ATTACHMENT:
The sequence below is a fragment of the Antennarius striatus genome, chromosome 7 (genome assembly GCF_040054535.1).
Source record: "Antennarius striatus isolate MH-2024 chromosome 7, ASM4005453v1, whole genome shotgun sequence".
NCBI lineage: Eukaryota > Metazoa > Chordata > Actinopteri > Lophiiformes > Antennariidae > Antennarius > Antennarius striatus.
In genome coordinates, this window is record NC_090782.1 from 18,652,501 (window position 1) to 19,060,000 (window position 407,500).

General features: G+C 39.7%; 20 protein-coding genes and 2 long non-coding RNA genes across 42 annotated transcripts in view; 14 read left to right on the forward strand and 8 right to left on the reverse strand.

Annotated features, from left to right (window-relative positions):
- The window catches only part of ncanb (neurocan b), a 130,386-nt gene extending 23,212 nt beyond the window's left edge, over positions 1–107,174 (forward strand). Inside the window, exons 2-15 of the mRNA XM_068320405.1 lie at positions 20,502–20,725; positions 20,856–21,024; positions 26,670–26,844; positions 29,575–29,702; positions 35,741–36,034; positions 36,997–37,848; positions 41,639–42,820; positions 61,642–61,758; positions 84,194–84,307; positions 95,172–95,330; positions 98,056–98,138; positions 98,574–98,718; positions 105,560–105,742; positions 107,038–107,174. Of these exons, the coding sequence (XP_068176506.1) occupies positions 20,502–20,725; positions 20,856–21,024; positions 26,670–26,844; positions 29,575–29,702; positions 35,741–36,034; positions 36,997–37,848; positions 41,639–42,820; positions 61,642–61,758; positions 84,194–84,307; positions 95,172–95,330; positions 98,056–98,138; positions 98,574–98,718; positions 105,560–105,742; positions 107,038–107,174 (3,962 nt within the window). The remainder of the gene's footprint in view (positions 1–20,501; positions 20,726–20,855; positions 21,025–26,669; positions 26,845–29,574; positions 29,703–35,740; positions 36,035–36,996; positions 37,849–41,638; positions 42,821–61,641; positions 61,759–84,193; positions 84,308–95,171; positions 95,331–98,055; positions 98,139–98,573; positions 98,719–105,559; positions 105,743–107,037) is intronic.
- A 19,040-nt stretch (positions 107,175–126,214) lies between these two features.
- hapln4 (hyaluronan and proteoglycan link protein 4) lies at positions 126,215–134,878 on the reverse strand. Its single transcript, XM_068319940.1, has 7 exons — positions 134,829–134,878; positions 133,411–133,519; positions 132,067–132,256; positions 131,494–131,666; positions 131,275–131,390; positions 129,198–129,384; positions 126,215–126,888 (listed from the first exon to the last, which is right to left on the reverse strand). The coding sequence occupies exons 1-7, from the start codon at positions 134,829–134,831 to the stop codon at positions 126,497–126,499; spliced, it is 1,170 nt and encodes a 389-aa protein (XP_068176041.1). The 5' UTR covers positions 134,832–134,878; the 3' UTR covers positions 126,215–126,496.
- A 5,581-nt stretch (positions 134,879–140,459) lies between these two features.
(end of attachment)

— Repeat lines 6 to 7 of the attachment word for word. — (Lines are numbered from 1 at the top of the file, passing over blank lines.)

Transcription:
Annotated features, from left to right (window-relative positions):
- The window catches only part of ncanb (neurocan b), a 130,386-nt gene extending 23,212 nt beyond the window's left edge, over positions 1–107,174 (forward strand). Inside the window, exons 2-15 of the mRNA XM_068320405.1 lie at positions 20,502–20,725; positions 20,856–21,024; positions 26,670–26,844; positions 29,575–29,702; positions 35,741–36,034; positions 36,997–37,848; positions 41,639–42,820; positions 61,642–61,758; positions 84,194–84,307; positions 95,172–95,330; positions 98,056–98,138; positions 98,574–98,718; positions 105,560–105,742; positions 107,038–107,174. Of these exons, the coding sequence (XP_068176506.1) occupies positions 20,502–20,725; positions 20,856–21,024; positions 26,670–26,844; positions 29,575–29,702; positions 35,741–36,034; positions 36,997–37,848; positions 41,639–42,820; positions 61,642–61,758; positions 84,194–84,307; positions 95,172–95,330; positions 98,056–98,138; positions 98,574–98,718; positions 105,560–105,742; positions 107,038–107,174 (3,962 nt within the window). The remainder of the gene's footprint in view (positions 1–20,501; positions 20,726–20,855; positions 21,025–26,669; positions 26,845–29,574; positions 29,703–35,740; positions 36,035–36,996; positions 37,849–41,638; positions 42,821–61,641; positions 61,759–84,193; positions 84,308–95,171; positions 95,331–98,055; positions 98,139–98,573; positions 98,719–105,559; positions 105,743–107,037) is intronic.